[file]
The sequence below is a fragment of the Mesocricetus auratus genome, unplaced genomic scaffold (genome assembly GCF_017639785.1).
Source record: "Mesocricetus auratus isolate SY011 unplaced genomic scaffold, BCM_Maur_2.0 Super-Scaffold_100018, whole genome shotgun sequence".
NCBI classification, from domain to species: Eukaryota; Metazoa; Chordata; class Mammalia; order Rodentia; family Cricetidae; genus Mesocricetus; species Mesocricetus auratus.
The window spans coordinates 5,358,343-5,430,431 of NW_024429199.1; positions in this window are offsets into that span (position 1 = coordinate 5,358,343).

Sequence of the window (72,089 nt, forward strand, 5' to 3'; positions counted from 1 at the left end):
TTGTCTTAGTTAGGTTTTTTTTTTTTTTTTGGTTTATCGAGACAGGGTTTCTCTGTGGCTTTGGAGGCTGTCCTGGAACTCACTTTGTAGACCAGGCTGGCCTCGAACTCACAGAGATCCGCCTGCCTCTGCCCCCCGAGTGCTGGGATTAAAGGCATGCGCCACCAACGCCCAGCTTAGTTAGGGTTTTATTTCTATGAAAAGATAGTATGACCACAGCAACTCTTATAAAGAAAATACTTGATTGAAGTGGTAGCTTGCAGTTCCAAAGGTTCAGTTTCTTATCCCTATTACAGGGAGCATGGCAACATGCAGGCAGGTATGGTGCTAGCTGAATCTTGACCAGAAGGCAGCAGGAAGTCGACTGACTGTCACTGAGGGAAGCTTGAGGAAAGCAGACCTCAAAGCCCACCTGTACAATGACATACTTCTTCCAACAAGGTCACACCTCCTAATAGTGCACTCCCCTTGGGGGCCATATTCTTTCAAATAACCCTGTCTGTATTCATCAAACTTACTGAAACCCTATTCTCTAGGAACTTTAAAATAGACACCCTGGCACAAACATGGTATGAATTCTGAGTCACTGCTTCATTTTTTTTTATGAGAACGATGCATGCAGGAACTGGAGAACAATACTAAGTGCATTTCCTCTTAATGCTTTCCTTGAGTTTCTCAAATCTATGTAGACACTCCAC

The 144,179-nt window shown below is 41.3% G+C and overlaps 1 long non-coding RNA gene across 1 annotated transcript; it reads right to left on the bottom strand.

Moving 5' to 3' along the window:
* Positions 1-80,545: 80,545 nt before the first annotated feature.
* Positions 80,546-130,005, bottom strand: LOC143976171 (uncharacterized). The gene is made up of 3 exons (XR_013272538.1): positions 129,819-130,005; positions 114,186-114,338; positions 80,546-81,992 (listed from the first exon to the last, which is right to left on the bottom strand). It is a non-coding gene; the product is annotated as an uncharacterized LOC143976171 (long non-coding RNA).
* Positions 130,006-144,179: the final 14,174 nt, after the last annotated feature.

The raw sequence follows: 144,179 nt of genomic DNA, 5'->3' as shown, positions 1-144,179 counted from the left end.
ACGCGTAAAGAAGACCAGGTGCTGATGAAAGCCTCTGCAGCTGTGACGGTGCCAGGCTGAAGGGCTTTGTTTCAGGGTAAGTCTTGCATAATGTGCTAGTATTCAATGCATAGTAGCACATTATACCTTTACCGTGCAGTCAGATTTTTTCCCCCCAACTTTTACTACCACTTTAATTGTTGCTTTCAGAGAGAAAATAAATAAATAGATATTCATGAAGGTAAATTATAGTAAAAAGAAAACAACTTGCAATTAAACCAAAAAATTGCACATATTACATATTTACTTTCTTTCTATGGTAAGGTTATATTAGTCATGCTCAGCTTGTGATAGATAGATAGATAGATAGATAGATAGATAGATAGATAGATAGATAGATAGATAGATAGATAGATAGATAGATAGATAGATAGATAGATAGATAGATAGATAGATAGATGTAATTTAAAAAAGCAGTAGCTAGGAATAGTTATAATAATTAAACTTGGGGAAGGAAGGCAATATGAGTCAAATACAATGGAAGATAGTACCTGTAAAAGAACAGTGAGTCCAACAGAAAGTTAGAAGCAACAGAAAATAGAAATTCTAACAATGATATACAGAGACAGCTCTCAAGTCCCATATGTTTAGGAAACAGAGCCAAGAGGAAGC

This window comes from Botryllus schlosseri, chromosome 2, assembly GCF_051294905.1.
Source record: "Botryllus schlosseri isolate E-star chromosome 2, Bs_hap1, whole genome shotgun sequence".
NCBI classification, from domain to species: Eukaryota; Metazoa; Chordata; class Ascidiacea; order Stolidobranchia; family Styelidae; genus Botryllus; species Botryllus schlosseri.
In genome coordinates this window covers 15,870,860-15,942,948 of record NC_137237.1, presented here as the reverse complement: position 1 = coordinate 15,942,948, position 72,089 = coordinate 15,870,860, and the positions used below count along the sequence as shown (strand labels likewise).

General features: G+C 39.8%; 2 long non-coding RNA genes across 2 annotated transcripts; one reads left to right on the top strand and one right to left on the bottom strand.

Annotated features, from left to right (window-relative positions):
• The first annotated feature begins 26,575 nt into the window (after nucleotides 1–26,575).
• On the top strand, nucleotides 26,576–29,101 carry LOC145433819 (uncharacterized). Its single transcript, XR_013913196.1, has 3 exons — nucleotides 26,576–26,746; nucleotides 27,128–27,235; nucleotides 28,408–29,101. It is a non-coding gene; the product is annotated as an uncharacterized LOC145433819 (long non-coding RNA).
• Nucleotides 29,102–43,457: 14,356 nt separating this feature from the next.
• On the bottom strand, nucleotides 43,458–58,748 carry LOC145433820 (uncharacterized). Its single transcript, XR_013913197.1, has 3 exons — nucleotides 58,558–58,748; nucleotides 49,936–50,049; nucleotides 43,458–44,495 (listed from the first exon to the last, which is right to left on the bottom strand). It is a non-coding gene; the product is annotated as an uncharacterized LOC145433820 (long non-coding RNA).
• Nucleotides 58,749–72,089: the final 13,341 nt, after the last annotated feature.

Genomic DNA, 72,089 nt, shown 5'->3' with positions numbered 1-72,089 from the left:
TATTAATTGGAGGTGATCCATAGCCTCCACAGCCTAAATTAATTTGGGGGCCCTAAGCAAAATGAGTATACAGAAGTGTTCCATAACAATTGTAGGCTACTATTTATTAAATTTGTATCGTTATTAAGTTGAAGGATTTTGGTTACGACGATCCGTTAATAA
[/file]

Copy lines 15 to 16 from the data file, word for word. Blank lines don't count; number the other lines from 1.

Source record: "Botryllus schlosseri isolate E-star chromosome 2, Bs_hap1, whole genome shotgun sequence".
NCBI classification, from domain to species: Eukaryota; Metazoa; Chordata; class Ascidiacea; order Stolidobranchia; family Styelidae; genus Botryllus; species Botryllus schlosseri.